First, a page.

by J. California Cooper
Set in the South in the waning years of the Civil War, this is the dramatic story of a remarkable heroine, Lifee, and her husband, Mor. When Emancipation finally comes to Texas, Mor, Lifee, and their family set out in search of hope and a piece of land they can work and call their own. Miraculously, they manage not only to survive, but to succeed - their crops grow, their children thrive, they educate themselves and others. But the South during Reconstruction is not a place that takes kindly to the achievements of former slaves, and as lynchings and injustice become a plague across the region, time and again they must make the anguished decision to leave their land in search of a safer place.
A dramatic and thought-provoking novel of one family's triumph in the face of the hardships and challenges of the post-Civil War South.
The Wake of the Wind, J. California Cooper's third novel, is her most penetrating look yet at the challenges that generations of African Americans have had to overcome in order to carve out a home for themselves and their families. Set in Texas in the waning years of the Civil War, the novel tells the dramatic story of a remarkable heroine, Lifee, and her husband, Mor. When Emancipation finally comes to Texas, Mor, Lifee, and the extended family they create from other slaves who are also looking for a home and a future, set out in search of a piece of land they can call their own. In the face of constant threats, they manage not only to survive but to succeed--their crops grow, their children thrive, they educate themselves and others. Lifee and Mor pass their intelligence, determination, and talents along to their children, the next generation to surge forward. At once tragic and triumphant, this is an epic story that captures with extraordinary authenticity the most important struggle of the last hundred years.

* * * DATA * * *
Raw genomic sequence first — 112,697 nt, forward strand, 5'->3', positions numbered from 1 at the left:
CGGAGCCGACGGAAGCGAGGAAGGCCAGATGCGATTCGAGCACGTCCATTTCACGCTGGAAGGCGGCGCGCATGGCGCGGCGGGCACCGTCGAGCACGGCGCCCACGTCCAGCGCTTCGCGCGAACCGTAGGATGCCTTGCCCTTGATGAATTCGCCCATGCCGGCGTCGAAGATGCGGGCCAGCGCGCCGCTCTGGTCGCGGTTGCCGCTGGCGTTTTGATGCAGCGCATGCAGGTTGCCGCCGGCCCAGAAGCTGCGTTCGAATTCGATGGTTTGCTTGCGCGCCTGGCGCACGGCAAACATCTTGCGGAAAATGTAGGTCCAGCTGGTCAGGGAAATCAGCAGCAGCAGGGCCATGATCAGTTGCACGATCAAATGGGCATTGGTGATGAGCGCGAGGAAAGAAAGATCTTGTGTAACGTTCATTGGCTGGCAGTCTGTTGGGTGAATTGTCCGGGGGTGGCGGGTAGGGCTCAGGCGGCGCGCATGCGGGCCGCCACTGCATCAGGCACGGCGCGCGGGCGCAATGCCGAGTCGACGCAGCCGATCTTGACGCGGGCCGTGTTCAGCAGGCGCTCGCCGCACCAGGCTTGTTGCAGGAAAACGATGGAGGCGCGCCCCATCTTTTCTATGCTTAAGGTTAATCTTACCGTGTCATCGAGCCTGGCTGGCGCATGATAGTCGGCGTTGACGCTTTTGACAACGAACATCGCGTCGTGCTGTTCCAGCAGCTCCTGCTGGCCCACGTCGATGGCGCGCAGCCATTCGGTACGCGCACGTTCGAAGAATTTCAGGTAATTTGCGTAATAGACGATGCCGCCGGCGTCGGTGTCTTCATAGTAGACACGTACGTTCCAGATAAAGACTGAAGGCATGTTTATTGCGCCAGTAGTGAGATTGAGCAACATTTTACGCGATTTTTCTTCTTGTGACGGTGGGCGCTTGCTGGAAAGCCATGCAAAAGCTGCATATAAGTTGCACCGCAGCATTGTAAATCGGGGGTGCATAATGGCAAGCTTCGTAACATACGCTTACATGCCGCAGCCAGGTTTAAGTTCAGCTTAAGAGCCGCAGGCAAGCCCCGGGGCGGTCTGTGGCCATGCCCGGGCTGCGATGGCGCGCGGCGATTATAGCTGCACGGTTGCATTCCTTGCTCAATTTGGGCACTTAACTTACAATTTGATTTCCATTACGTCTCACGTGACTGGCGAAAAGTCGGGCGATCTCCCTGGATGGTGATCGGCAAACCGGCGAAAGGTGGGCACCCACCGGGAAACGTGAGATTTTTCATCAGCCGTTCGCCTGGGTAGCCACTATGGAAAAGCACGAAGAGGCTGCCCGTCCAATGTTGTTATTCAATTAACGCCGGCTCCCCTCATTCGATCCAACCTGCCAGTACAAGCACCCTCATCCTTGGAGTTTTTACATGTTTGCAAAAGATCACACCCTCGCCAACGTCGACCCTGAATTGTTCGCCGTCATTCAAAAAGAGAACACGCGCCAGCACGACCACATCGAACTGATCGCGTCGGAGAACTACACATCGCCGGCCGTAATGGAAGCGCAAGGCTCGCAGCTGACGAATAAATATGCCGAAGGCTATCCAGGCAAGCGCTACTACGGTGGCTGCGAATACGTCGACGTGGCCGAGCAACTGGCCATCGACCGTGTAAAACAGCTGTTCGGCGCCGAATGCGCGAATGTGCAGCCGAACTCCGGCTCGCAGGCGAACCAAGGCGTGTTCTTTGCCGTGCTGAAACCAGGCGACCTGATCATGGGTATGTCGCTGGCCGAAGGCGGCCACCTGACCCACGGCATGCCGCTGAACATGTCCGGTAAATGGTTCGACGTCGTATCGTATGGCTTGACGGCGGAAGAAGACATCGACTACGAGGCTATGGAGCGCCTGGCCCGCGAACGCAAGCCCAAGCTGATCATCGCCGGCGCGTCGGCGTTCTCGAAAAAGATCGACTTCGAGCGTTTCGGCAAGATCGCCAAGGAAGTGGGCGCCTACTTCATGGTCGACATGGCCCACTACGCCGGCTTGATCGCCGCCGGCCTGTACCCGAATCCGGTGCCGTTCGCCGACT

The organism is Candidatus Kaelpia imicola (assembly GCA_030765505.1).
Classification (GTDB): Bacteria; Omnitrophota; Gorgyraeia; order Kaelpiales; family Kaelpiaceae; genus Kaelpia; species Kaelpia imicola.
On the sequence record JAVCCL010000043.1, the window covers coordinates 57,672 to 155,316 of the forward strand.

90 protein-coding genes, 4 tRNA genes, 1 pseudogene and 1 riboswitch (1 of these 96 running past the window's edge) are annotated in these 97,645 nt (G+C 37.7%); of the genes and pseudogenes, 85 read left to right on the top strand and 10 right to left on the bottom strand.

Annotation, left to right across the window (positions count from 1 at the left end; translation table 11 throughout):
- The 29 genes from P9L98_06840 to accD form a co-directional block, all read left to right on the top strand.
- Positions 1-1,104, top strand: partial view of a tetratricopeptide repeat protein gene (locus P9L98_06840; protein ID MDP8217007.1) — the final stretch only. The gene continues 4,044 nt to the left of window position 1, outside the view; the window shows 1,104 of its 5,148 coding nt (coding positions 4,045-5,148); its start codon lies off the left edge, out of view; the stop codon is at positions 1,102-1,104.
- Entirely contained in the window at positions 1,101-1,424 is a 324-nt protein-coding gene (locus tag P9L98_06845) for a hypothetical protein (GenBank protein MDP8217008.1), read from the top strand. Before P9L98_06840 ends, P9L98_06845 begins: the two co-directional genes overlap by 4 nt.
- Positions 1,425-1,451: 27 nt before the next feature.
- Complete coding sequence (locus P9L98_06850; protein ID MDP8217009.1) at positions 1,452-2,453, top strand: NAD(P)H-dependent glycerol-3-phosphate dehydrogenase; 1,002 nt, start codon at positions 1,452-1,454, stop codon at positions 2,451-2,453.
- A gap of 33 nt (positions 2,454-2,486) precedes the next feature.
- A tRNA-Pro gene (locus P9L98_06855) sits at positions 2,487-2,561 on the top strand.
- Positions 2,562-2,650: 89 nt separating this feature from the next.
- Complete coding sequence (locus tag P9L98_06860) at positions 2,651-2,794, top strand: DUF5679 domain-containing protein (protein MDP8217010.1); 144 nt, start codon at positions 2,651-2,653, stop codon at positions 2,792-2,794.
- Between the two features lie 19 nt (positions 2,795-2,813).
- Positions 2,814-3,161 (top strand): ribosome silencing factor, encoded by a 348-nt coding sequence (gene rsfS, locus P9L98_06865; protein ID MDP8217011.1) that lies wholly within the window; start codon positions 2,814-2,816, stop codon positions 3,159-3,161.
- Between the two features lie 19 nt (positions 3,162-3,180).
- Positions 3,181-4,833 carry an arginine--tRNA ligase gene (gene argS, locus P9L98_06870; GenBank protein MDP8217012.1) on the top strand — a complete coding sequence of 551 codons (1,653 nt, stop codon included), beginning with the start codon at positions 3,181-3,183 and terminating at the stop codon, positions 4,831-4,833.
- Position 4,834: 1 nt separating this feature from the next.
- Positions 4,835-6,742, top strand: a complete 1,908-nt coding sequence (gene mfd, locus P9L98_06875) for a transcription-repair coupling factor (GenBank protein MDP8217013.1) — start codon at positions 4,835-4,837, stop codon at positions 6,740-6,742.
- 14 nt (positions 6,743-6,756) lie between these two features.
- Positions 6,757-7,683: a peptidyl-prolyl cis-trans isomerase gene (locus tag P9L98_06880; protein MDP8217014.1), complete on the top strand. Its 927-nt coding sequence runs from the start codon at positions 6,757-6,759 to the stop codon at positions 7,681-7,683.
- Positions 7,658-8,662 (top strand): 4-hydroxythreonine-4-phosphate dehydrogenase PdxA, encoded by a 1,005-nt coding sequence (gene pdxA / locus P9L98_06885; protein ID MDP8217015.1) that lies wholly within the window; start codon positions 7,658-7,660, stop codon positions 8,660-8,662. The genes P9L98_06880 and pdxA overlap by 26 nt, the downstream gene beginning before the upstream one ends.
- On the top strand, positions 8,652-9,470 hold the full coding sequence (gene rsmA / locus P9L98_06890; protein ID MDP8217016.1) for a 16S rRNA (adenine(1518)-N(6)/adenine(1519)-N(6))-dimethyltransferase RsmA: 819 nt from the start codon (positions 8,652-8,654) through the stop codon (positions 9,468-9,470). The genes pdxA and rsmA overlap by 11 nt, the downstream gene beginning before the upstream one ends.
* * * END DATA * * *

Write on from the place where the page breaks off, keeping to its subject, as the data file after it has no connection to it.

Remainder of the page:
Cooper's disappointing third novel (after Family) frustrates readers with a good premise poorly executed. Mordecai and Lifee meet as slaves on a plantation in post-Civil War Texas. Forced to marry by their master before they even know each other, they fall in love just as emancipation is declared, and head east with several other newly freed companions to look for a safe place to live. Cooper conveys the mixture of hope, fear and confusion as hungry and footsore former slaves move across the country. Mor and Lifee find work at a ruined plantation in Georgia and begin a family; and in time, the owner secretly sells her property to them. The tightly knit clan of former slaves prospers, but when lynchings in the area become frequent, they are forced to leave. Eventually they settle on an abandoned farm, where they survive economic depression and other troubles. When tragedy ensues, the next generation must assume responsibility for preserving the family. Though Cooper's research about the troubled historical era provides good details, her characters are mainly two-dimensional stereotypes. The blacks are good, with pure hearts; the whites (with one exception) are duplicitous. Moreover, the prose is wooden and preachy, lacking grace or nuance. This earnest saga of freed slaves aspiring to new lives in the Reconstruction South is commendable in intent but pedestrian in execution. (Sept.)
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J. California Cooper is the author of the novels Family and In Search of Satisfaction and five collections of short stories, including Homemade Love, winner of the 1989 American Book Award, and Some Love, Some Pain, Sometime. She is also the author of severnteen plays and has been honored as Black Playwright of the Year (1978), received the James Baldwin Writing Award (1988), and the Literary Lion Award from the American Librarby Association (1988). She lives in Gualala, California.
Paperback: 384 pages